After an exposé from BuzzFeed News (opens in new tab) revealed that the Commonwealth Bank had lost the data of some 12 million customers (across almost 20 million accounts) in May 2016, the Australian financial giant has released a statement in its defence.
The data took the form of bank statements spanning the years 2000-2016 and was stored on two magnetic tapes that were due to be destroyed by a third-party contractor, Fuji-Xerox.
No official documentation on the destruction of these tapes was ever produced and, as such, their whereabouts are still unaccounted for.
While the Commonwealth Bank claims these bank statements didn’t contain any information on customers’ passwords and PIN numbers, they did contain their names, addresses, account numbers and transaction details.
It's fine, though...
CBA has now released a statement (opens in new tab) to its customers via email addressing the situation and assuring them that there’s “no evidence of customer information being compromised” and that “customers do not need to take any action”.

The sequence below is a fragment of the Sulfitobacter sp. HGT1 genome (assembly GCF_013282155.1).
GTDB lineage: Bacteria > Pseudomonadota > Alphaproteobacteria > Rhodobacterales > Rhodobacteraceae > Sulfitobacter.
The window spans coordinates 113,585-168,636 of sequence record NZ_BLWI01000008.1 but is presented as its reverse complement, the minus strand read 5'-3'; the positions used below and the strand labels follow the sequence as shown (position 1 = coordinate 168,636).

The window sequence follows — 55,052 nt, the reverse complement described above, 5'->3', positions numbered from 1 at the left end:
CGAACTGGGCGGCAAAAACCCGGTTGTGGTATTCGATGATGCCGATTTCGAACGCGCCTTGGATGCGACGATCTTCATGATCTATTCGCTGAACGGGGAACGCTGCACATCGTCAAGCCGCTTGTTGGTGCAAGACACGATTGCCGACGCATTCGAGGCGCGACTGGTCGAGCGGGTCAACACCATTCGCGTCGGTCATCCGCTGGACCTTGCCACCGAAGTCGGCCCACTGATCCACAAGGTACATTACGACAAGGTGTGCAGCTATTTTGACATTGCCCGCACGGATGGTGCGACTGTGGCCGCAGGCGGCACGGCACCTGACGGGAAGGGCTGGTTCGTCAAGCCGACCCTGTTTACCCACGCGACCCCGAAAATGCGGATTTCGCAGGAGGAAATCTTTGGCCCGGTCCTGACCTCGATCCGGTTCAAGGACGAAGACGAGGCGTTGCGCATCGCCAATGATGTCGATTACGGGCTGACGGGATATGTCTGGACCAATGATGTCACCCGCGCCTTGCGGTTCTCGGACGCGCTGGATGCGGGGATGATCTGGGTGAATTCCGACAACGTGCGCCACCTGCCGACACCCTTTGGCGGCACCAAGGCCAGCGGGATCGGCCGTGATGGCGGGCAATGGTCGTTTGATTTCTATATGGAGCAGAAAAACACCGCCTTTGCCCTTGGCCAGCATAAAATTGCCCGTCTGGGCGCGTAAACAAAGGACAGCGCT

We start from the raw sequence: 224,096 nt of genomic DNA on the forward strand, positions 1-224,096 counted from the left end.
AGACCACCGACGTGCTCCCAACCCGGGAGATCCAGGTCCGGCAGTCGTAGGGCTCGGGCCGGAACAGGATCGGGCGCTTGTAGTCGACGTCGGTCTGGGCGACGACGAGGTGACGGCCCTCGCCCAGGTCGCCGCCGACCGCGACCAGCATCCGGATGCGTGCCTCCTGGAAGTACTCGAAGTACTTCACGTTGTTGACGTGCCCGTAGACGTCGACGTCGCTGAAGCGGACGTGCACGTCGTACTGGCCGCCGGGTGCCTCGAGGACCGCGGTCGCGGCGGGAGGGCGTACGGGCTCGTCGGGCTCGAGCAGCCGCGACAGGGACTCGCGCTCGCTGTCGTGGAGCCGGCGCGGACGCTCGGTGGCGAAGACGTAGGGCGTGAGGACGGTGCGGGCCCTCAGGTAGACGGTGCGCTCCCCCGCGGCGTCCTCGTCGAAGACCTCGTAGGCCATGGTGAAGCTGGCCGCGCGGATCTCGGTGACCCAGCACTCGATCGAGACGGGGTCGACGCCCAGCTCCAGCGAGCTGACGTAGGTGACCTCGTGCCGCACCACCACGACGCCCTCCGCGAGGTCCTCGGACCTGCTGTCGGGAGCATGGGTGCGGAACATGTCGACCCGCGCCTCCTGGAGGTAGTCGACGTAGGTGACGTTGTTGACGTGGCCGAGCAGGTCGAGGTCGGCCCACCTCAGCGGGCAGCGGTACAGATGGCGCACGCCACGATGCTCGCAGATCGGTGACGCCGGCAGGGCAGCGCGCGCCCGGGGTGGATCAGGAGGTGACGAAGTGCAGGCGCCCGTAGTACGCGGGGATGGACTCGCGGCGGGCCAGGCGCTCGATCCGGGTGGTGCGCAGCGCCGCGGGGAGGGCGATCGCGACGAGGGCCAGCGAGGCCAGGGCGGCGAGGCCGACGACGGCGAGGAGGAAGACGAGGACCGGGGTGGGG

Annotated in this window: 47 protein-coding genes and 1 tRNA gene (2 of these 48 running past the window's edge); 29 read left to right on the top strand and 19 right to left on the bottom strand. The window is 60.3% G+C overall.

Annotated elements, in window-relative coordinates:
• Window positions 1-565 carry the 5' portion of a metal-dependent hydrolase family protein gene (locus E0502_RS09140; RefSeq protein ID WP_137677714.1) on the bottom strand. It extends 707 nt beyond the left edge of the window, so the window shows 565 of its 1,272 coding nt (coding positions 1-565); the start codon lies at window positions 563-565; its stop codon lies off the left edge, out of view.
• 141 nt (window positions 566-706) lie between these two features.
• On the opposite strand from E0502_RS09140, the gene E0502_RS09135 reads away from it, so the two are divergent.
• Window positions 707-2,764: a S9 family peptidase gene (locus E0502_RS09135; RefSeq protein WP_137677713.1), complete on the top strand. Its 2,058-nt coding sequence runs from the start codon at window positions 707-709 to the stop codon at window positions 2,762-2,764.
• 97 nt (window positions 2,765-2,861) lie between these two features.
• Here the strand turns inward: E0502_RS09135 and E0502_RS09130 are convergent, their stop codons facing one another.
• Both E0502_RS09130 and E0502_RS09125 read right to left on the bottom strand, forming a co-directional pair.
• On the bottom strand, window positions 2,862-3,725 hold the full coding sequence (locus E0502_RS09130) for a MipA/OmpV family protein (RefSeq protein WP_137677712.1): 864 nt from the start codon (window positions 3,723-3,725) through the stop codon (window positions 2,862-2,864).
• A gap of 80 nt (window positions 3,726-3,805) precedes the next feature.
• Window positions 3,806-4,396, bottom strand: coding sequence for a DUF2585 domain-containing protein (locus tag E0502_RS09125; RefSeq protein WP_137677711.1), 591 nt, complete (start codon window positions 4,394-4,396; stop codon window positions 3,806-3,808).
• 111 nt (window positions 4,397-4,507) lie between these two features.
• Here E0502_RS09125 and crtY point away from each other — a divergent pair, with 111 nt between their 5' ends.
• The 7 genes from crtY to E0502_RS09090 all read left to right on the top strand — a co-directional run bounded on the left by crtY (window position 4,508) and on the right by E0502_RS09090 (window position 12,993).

An independent forensic investigation was immediately launched after the incident in 2016 and found that the tapes had “most likely” been disposed of.
The affected accounts were also subject to elevated monitoring, which allegedly returned no signs of malicious activity over the last two years.
CBA notified the appropriate regulators of the potential breach and kept them up to speed with the ongoing investigation but chose not to inform customers “in light of the investigations findings and the account monitoring in place”.
In a conversation with ABC News’ (opens in new tab) AM radio program, CBA’s head of retail banking, Angus Sullivan, said that “when incidents like these are shared more broadly, they create risks in and of themselves”.
While there may be truth to this, recent legislation means that Australian businesses must report if they’ve suffered a data breach to both the regulators and the affected individuals if they were deemed at risk.
While CBA did notify the regulators (in this case, the Office of the Australian Information Commission and the Australian Prudential Regulation Authority), they chose not to disclose the breach to customers as they were deemed ‘protected’.
Although ongoing monitoring may protect from any fraud or theft targeted at CBA accounts, do customers have a right to know when the names, addresses, and detailed finances of 12 million customers are misplaced?